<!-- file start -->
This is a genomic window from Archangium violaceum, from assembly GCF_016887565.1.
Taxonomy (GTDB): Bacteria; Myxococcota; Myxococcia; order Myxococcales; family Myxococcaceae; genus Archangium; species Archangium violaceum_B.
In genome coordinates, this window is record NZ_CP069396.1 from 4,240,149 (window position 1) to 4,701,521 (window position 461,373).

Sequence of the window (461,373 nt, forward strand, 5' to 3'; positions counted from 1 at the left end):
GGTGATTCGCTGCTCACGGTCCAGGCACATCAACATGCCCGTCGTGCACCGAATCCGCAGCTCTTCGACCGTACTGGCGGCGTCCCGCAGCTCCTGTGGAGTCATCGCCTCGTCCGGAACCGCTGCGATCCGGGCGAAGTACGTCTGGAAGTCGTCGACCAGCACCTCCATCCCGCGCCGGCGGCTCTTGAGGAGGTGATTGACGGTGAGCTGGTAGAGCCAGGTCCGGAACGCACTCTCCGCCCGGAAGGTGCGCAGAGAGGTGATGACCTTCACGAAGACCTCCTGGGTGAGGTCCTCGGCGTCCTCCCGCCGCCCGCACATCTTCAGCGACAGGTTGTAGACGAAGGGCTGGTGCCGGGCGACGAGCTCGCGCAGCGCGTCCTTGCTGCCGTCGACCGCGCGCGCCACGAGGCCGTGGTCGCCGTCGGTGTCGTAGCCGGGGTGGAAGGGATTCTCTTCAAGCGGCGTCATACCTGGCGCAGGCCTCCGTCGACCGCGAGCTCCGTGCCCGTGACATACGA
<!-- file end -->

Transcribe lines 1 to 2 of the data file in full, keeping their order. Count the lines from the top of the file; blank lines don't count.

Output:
This is a genomic window from Archangium violaceum, from assembly GCF_016887565.1.
Taxonomy (GTDB): Bacteria; Myxococcota; Myxococcia; order Myxococcales; family Myxococcaceae; genus Archangium; species Archangium violaceum_B.